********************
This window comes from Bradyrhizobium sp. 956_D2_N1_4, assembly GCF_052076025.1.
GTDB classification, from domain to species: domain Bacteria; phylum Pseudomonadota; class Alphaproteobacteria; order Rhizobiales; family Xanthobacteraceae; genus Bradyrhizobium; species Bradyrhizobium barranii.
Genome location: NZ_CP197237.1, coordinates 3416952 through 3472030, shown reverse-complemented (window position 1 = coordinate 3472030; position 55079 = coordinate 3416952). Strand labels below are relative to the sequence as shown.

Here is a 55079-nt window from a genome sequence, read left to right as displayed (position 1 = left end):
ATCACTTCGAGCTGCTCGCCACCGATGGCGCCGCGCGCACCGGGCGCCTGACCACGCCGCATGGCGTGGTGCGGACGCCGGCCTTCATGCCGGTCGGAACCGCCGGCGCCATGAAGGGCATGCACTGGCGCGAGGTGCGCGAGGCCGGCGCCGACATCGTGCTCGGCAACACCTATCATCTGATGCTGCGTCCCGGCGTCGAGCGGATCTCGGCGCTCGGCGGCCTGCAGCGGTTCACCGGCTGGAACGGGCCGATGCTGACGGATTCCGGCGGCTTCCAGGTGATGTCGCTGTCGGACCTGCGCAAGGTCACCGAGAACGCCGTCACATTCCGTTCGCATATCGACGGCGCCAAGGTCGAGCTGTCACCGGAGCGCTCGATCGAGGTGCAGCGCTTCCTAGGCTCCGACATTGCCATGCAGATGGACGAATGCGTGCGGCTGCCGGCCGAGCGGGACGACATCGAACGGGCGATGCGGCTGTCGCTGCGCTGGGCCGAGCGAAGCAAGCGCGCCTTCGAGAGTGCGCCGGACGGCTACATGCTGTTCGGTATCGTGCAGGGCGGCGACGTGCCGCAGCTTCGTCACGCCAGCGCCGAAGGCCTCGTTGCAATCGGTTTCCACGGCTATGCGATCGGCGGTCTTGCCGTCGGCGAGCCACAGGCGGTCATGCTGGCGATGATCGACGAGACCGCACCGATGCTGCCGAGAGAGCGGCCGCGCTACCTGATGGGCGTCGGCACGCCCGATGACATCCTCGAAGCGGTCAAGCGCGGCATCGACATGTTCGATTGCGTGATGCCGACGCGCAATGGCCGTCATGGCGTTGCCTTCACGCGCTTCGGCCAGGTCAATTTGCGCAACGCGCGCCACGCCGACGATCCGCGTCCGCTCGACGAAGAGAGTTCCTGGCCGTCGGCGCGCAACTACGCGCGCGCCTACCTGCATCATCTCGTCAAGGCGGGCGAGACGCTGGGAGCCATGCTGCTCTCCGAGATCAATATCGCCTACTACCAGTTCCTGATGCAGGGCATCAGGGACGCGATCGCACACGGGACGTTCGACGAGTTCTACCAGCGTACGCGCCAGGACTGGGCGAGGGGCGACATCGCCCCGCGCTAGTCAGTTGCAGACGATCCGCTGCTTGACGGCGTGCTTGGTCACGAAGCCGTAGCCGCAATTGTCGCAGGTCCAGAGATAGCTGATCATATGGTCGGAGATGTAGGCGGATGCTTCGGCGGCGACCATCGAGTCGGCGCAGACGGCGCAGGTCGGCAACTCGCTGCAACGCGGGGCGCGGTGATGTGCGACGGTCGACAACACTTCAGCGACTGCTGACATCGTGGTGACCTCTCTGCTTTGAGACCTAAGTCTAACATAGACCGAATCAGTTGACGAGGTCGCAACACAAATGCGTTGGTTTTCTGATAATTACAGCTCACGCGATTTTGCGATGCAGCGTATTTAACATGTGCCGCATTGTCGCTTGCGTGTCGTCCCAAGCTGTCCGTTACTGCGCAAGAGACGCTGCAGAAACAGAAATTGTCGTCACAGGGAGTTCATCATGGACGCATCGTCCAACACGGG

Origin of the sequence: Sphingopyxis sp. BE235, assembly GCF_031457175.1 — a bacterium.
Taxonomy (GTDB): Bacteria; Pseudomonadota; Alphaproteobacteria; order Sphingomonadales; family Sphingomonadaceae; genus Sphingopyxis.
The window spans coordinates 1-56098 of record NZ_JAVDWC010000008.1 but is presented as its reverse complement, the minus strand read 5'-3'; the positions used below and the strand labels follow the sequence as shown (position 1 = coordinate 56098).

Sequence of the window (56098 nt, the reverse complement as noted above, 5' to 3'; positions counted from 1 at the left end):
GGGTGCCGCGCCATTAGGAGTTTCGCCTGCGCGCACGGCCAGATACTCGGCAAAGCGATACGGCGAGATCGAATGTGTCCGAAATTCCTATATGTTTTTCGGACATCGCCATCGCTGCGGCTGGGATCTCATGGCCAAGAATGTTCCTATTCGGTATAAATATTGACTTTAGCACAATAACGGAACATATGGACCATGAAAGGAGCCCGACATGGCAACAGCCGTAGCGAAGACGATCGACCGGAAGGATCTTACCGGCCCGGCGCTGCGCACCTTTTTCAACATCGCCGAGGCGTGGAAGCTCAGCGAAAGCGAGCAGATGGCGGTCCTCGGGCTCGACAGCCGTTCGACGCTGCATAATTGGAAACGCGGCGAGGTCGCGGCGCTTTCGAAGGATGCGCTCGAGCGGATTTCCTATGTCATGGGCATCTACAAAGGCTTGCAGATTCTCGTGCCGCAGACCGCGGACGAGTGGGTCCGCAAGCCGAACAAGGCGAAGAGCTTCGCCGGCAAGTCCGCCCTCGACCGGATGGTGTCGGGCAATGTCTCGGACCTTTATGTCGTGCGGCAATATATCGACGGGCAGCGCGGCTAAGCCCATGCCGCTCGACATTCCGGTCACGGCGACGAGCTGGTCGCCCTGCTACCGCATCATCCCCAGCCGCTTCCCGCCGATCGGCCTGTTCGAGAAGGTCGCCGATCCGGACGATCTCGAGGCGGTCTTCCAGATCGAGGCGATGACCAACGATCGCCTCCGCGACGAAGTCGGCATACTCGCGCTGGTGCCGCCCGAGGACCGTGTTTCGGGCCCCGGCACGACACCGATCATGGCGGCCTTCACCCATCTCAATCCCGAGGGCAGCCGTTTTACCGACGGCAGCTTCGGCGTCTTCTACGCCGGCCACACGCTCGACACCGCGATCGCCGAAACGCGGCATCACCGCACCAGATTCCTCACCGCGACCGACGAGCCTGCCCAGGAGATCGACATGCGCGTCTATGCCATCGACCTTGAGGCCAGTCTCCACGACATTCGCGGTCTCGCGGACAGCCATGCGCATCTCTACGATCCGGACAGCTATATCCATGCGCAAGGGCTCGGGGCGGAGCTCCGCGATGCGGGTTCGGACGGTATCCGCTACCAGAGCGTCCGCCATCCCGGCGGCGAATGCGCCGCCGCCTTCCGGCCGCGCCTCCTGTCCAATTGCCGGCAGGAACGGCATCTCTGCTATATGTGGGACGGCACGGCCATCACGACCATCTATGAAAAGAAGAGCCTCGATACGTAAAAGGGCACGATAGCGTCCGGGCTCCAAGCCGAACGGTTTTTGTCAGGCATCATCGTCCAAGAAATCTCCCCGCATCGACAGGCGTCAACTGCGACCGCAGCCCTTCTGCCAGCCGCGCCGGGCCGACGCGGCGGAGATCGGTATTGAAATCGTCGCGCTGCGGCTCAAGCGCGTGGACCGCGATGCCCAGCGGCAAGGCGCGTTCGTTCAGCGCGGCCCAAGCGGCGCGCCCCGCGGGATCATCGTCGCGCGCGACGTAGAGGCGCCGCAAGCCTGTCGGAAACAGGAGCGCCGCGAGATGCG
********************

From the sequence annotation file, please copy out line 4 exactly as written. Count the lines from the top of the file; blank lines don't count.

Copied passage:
Here is a 55079-nt window from a genome sequence, read left to right as displayed (position 1 = left end):